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Thailand: How to retire like the rich, even if you aren't yet

By Andrew Hallam - December 21, 2022

Imagine a retirement like this.

You wander into the kitchen after climbing out of bed.

It’s February.

But all your windows are open and a warm breeze comes into the home’s open space.

Coffee is in the pot.

Your maid is cooking breakfast and there’s a glass of freshly squeezed juice on the table.

You book a 5 star holiday after breakfast.

You go to a different place every six weeks.

This time, Bali sounds good.

Your driver takes you to the country club.

You close your eyes to soothing music.

Then you play tennis with a friend before a pampering at the spa.

I can hear what you might be thinking: “I couldn’t afford to retire like that.”

But with some out-of-the-box thinking, you could retire like the rich… even if you aren’t.

In fact, you could have a smaller retirement portfolio than your friends, retire earlier, and live far more luxuriously than almost everyone you know.

The trick is to spend part of each year (or live full-time) in a lower-cost country.

Thailand could be one.

Let’s assume you’re from Bristol, England.

According to numbeo.com, rental prices are 248 percent higher in Bristol than they are, for example, in Chiang Mai, Thailand.

Located in northern Thailand, Chiang Mai is a popular spot for tourists, digital nomads and early retirees.

Temperatures are slightly cooler than in most of the country (based on its elevation) and it has enough modern amenities to make life very comfortable.

Best of all, living in Chiang Mai would cost almost one-third of what the same standard of living would cost in, say, Bristol, England.

Chiang Mai costs less than half what it would cost for the same standard of living in Manchester.

As noted by numbeo.com, even imported beer costs about 70 percent more in England compared to what it costs in Chiang Mai.

From a practical perspective, assume you calculated that you would require £1 million to retire in England.

If you decided to spend half the year in Thailand and half the year in England, you could cut your total living costs by at least 30 percent.

If, instead, you decided to live full time in Thailand, you would require far less.

A £500,000 investment portfolio in Thailand would go further than a £1 million portfolio anywhere in the UK.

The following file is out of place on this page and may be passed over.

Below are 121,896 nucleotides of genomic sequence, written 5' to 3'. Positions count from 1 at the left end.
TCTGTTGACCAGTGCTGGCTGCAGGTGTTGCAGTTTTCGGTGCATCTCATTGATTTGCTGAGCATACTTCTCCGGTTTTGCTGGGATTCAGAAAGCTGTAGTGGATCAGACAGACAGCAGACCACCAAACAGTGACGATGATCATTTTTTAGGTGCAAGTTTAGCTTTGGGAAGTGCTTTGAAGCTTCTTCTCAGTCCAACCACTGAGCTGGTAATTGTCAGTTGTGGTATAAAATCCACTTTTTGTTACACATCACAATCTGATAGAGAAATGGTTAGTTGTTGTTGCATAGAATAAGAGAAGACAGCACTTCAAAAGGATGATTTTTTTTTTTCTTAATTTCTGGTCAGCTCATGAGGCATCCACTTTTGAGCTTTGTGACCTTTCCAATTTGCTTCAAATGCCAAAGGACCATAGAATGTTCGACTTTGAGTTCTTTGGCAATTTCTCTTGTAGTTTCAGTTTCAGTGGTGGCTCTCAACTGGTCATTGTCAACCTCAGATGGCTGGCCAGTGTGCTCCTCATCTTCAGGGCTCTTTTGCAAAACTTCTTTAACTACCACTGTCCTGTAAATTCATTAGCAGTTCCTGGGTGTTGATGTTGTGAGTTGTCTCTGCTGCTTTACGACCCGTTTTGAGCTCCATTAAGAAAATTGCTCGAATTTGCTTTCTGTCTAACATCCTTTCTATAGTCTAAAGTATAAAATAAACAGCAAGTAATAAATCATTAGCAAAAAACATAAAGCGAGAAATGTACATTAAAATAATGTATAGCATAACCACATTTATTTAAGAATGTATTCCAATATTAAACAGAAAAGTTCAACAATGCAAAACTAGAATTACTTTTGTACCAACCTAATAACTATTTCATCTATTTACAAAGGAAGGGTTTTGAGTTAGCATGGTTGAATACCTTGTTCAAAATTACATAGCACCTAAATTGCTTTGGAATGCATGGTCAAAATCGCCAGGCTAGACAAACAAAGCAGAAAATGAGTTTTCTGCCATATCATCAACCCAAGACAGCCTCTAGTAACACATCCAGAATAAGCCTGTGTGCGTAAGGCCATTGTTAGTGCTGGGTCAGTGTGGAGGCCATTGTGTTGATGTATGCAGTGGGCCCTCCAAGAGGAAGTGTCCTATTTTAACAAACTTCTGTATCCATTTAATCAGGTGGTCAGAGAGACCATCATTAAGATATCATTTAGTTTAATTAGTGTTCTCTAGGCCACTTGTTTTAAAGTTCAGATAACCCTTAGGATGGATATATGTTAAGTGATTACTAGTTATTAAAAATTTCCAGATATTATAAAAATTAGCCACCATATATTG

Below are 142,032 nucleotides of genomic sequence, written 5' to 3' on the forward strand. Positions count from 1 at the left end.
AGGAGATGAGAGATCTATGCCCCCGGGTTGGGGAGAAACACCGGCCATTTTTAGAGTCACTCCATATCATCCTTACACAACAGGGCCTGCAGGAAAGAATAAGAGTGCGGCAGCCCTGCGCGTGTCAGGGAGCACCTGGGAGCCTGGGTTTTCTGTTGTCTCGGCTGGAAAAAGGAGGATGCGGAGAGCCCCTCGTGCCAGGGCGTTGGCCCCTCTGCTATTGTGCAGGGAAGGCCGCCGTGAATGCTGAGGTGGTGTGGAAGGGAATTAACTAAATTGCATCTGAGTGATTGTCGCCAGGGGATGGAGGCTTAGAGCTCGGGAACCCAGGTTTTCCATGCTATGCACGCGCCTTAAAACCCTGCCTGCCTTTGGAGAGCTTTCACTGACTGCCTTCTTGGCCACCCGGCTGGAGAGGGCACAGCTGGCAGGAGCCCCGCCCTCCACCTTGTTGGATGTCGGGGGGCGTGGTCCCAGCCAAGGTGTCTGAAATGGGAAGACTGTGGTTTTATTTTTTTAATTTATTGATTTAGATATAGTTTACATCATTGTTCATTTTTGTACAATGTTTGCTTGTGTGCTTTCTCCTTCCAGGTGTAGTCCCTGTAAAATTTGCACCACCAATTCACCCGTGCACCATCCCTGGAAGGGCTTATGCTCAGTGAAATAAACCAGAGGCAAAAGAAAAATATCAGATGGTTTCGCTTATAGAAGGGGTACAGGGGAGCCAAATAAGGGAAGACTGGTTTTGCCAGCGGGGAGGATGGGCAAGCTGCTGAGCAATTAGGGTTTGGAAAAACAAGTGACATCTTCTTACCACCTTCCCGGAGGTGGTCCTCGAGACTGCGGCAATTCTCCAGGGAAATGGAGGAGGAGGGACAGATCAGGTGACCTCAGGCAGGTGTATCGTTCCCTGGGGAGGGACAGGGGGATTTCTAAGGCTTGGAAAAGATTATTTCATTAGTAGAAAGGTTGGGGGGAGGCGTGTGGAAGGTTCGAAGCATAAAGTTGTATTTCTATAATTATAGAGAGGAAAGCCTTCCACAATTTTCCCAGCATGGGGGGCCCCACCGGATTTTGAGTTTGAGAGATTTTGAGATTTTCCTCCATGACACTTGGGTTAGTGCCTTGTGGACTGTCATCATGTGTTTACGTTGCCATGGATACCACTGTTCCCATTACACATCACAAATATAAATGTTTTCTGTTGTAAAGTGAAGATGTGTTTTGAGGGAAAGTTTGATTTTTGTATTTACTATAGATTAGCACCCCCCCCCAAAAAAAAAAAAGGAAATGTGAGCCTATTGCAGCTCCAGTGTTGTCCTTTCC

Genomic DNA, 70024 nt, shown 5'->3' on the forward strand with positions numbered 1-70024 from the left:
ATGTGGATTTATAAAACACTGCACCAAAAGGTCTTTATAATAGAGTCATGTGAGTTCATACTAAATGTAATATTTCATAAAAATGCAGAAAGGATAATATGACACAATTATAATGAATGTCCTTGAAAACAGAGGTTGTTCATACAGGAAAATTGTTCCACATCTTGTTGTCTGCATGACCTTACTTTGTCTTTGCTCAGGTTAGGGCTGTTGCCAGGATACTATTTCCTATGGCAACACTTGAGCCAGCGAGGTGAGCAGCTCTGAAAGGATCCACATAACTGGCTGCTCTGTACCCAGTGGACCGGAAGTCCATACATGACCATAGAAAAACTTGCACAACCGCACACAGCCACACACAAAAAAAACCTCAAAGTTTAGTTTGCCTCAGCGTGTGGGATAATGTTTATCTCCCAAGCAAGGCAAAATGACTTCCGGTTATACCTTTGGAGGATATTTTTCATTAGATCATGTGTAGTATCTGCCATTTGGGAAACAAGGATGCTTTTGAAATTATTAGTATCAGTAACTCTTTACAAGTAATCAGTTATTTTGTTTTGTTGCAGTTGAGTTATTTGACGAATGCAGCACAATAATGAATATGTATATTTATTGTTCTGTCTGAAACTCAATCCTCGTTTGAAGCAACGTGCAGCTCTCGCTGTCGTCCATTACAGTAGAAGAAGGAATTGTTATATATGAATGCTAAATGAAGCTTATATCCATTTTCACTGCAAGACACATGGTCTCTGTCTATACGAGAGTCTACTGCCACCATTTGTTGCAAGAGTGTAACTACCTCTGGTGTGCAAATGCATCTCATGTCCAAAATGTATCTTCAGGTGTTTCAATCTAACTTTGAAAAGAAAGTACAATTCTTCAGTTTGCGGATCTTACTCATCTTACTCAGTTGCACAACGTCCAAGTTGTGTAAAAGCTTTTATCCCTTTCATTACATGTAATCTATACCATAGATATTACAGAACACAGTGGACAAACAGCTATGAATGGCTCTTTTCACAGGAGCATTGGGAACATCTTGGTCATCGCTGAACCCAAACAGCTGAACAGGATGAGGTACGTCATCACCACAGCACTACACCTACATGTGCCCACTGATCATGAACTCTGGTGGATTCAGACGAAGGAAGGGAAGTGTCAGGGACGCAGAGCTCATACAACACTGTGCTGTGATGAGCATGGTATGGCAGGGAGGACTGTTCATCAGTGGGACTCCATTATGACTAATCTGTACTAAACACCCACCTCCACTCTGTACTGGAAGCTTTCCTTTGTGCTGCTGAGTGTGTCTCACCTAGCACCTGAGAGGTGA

For example, you can check out home rental prices in Chiang Mai, at the following link.

A 250 square meter (2,690 square foot) four bedroom villa with a private swimming pool, can currently be rented for £1,292 a month.

4 bedroom villa private pool

If that’s too small for your team of domestic in-house help, you could rent an eight bedroom, eight bathroom, three level villa with a private swimming pool for about £2,800 a month.

8 bedroom, 8 bathroom

If you don’t want to live like a Kardashian, you could rent a modern, two bedroom, two bathroom flat with a swimming pool and a gym for just £564 a month.

2 bedroom flat withgym (2)

2 bedroom flat with gym 3

2 bedroom flat with a gym

Chiang Mai is popular among expat retirees.

And at 1000 feet above sea level, temperatures are bearable.

They average between 69 and 89 degrees Fahrenheit (20-32 degrees Celsius). Humidity averages 70 percent.

Home to 160,000 people, it has plenty of Thai and western-style restaurants.

Starbucks coffee shops are common.

Thailand is also popular for its quality medical and dental facilities.

I spoke to an American retiree in Chiang Mai who lives on his American Social Security payments of about $20,000 USD a year.

But he says, “If I get something like Alzheimer’s while living in Thailand, I can afford to hire a qualified nurse to move into my home and care for me.”

Chiang Mai has a good hospital.

But Bangkok’s Bumrungrad hospital is the country’s most famous.

It’s ultra-modern and spa-like, attracting patients from all over the world, including many of the wealthiest from the Middle East.

But it’s also cheap, by western standards.

Instead of waiting months for elective surgery (like a hip replacement in the UK or Canada) plenty of people flock to Thailand to have surgery right away. 

If, however, you’re thinking of moving to a different country, kick the tires first.

Find out the worst time of year, and pay a visit then.

For Thailand, that would be March to June.

Temperatures are high.

If you enjoy it then, you’ll think the rest of the year is great.

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Andrew Hallam is the best-selling author of Millionaire Expat (3rd edition), Balance, and Millionaire Teacher.